Photos and historical info.
Attention! Information below is provided by special event station operator and published AS IS.
This radio station works in memory of the children of the war, Chinnikov family, Tatiana Ivanovna and Sergey Mikhailovich, whose fates turned to be tragically similar.
Chinnikova Tatiana Ivanovna and Chinnikov Sergey Mikhailovich were born in a small village of Chorniy Potok, Ludinovsky district of Kaluga region.
In October 1941, fascist troops seized the entire territory of the Ludinovsky district. There were fierce and prolonged battles for the liberation of the district, but it remained under the occupation until September 16, 1943. More than 13000 Soviet soldiers were killed in the battles for the Ludinovsky district.
When the Great Patriotic War began, Tatiana was 6 years old, Sergey was
3 years old. At the beginning of the war Tatiana's father – Ustinov Ivan Vasilyevich – was drafted to the front, retreated with the front and returned to his native village, staying with family under the occupation. Tatiana's family was big: 9 children, but the war tragically changed their fate. At the beginning of the occupation the oldest brother was taken by fascists to work in Germany. In the spring of 1942, during the bombing, Tatiana's mother, along with her infant, was killed by an exact bomb hit in the barn where they were. Another bomb smashed the house: one of Tatiana's brothers remained under the rubble forever, Tatiana herself was dug up by her father. By an explosive wave her sister was thrown into a tree in the yard. Later, one of Tatiana's brothers died of starvation, and after the liberation of the district, another brother also died "stunning" fish with captured explosives to feed their family.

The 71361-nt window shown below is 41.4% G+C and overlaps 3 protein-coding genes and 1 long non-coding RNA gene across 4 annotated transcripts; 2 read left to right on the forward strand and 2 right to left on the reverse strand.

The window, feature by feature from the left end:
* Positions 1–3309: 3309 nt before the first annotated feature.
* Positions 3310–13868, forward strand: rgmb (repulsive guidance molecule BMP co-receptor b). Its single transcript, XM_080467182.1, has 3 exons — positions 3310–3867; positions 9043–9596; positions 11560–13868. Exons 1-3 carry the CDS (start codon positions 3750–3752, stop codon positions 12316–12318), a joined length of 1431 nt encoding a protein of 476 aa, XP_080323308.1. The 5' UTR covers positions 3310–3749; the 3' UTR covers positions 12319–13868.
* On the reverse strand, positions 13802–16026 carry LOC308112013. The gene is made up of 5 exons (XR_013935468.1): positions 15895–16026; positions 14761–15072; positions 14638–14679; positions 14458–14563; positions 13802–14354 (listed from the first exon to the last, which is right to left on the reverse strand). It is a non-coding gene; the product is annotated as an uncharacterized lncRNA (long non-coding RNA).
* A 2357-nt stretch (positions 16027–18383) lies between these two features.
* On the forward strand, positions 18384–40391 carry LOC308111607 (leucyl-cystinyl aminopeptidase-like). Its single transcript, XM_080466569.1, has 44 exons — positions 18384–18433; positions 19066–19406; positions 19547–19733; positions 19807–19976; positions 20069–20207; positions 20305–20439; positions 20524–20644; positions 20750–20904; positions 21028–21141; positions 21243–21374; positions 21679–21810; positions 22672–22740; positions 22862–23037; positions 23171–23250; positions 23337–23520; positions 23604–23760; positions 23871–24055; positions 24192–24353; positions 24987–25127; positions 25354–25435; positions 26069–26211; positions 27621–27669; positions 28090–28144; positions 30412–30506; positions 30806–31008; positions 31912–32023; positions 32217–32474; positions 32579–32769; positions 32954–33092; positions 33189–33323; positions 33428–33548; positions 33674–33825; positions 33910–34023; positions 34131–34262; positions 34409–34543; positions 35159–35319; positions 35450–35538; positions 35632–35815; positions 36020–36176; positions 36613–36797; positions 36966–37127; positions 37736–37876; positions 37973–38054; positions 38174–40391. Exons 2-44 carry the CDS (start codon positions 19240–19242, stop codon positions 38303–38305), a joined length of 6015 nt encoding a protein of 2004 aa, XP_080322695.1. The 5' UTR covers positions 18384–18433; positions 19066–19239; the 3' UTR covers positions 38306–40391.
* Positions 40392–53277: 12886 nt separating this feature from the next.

In one of the same raids the tragedy also found Sergey's family. Sergey's mother with him and his baby brother hid in the cellar from the bombing. The bomb fell next to the shelter, destroying it, so Sergey's mother and brother were killed by shrapnel. Sergey himself, like Tatiana, was miraculously dug up by neighbours. After that, with two grandmothers and an aunt, he was taken to Germany. They passed the concentration Baltic camps, after that they ended up in the camp near the town of Kyustrin (now Kostshyn-over-Odra). Sergey and his relatives were able to survive and return home after the liberation of the camp by Soviet troops on January 31, 1945.